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Marist Calendar

20 September

Saints Andrew Kim, Paul Chong & companions
1936: Brother Eusebio was murdered in Barcelona. We also remember 58 other brothers who were killed in different places and at different times
2000: John Paul II blessed the statue of Saint Marcellin placed on the exterior wall of the Vatican Basilica

Marist Calendar - September

You are totally beautiful, O Mary



Immaculate Conception

07/12/2005: Italy

In saying that Mary is the Immaculate one, we are saying two things about her, one negative and one positive: on the negative side that she was conceived without the “stain” of original sin, on the positive side, that she came to the world already filled with grace. This word explains all that Mary is. The feast day’s gospel reading emphasises this by reminding us of the words of the angel: “Rejoice, you who are full of grace, the Lord is with you.”
The word “grace” has two meanings. It can mean a favour, a pardon, an amnesty as when we say that a person condemned to death has been graced. But it can also mean beauty, charm, amiability. The world today knows the second meaning of grace well, perhaps the only meaning that it knows well.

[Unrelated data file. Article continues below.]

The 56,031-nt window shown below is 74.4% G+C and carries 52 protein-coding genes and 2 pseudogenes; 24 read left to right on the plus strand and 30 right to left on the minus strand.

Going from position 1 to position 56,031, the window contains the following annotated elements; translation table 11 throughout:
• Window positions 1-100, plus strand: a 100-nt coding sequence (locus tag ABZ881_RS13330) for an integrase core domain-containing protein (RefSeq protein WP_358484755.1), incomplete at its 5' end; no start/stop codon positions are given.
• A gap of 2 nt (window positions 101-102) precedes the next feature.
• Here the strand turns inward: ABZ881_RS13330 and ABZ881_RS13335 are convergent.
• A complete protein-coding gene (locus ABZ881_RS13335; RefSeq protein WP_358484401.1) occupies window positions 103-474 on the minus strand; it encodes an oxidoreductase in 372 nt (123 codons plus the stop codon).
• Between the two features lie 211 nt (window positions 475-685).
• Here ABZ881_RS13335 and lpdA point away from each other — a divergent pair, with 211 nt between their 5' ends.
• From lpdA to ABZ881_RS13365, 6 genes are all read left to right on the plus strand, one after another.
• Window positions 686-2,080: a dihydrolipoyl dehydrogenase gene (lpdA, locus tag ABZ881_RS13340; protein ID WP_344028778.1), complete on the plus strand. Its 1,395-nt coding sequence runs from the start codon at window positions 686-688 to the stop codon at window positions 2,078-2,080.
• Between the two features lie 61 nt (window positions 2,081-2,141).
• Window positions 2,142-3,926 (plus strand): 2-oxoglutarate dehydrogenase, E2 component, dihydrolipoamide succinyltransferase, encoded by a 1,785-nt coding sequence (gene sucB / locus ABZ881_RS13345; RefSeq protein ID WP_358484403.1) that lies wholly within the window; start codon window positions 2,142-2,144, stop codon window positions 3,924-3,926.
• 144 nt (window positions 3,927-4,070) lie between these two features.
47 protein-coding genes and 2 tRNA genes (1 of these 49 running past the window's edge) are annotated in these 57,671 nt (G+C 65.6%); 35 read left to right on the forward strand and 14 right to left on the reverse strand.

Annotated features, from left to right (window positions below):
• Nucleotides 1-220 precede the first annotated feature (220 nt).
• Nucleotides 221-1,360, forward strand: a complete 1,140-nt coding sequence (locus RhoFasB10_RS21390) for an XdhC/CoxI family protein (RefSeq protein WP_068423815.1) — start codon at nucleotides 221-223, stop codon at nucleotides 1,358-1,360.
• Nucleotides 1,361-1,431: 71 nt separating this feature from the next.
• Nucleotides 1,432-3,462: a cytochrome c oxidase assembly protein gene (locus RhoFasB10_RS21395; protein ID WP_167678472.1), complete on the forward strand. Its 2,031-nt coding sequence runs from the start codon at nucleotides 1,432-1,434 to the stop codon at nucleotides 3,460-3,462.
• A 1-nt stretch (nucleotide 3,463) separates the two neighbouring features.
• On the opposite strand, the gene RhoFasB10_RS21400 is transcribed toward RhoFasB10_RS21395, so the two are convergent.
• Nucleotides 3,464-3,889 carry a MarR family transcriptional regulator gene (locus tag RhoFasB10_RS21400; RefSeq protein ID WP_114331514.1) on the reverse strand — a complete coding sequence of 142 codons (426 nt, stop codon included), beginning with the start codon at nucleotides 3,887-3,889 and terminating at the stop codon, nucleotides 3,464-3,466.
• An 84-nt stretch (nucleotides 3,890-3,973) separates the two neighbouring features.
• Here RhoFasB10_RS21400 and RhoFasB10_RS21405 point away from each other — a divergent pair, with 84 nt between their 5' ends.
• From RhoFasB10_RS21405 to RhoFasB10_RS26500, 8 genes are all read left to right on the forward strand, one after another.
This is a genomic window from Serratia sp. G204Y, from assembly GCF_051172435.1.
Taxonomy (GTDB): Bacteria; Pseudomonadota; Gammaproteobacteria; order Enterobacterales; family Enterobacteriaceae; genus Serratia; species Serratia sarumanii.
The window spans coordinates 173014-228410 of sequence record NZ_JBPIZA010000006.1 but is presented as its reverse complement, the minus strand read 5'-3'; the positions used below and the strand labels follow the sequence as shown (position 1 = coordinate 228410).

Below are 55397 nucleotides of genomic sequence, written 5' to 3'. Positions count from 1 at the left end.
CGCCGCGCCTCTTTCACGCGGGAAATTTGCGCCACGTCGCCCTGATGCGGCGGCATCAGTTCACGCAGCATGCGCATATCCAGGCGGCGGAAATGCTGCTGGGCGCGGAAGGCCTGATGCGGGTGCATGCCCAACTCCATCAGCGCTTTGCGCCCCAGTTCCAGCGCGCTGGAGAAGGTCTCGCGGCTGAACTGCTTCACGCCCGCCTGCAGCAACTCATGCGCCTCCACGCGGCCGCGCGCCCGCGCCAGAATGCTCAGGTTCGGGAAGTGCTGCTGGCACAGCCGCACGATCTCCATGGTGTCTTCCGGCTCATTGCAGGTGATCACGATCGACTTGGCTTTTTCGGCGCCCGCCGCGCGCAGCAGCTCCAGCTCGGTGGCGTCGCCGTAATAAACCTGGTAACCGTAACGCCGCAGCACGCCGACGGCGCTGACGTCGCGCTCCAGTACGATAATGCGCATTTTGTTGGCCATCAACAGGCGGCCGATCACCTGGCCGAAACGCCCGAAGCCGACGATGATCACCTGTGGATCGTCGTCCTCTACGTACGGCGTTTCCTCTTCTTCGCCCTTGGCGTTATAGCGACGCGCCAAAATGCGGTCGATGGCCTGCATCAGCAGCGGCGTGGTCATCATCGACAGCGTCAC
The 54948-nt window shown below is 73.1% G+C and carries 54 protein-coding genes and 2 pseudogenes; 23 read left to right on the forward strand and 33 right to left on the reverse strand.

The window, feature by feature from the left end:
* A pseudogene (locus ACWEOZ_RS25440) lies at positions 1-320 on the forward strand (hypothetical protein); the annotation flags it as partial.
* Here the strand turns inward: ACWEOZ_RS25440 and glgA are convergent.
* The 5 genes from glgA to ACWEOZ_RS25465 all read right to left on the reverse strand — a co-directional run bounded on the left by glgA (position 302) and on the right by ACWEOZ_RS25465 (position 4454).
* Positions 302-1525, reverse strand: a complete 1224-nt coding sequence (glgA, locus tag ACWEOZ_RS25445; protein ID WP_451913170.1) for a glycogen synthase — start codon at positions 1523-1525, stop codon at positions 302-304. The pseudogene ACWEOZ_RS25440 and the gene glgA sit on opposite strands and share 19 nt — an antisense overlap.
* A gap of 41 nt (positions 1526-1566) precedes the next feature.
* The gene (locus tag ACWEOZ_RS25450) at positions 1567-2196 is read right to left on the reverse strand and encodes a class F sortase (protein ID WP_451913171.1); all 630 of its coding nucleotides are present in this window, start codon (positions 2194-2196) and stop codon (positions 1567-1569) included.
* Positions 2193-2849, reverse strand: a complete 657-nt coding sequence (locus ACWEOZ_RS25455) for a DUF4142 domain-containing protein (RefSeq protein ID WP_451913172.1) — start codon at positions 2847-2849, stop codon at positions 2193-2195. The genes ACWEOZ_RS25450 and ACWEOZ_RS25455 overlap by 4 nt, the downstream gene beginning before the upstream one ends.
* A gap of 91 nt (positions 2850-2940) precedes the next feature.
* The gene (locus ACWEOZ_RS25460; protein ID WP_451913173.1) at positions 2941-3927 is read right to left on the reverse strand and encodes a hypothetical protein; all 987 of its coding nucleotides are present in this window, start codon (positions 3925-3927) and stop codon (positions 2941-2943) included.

The Bible also retains the two meanings of the word grace which indicates above all else the divine, gratuitous and undeserved favour, which, in the presence of sin, is translated by pardon and mercy, but also indicates the beauty that derives from this divine favour, what we call the state of grace.
We find in Mary these two meanings of grace. She is “full of grace” especially because she is the object of the favour of a unique choice; she is also “graced” because she is saved gratuitously by the grace of Christ. (She was preserved from original sin, “in prevision of the merits of Christ!). But she is “full of grace” in the sense also that the choice of God made her resplendent, without stain, “totally beautiful, totally pure” as the Church chants on this feast.
If the Immaculate Conception is the feast of grace and of beauty, there is a very important message for today. Beauty touches us all; it is one of the most important values of the human being. Love brings us all together. We can differ as to the beauty of a thing, but we are all attracted by beauty. “The world will be saved by beauty,” said Dostoïevski. But we must add immediately, the world can also be lost by beauty.
Why does beauty transform itself so many times into a mortal trap, and is the cause of offences or of bitter tears? Why are so many personifications of beauty, starting with Helen of Homer, the cause of so many struggles and human tragedies and why do so many modern myths of beauty (like that of Marilyn Monroe) have such a sad end?

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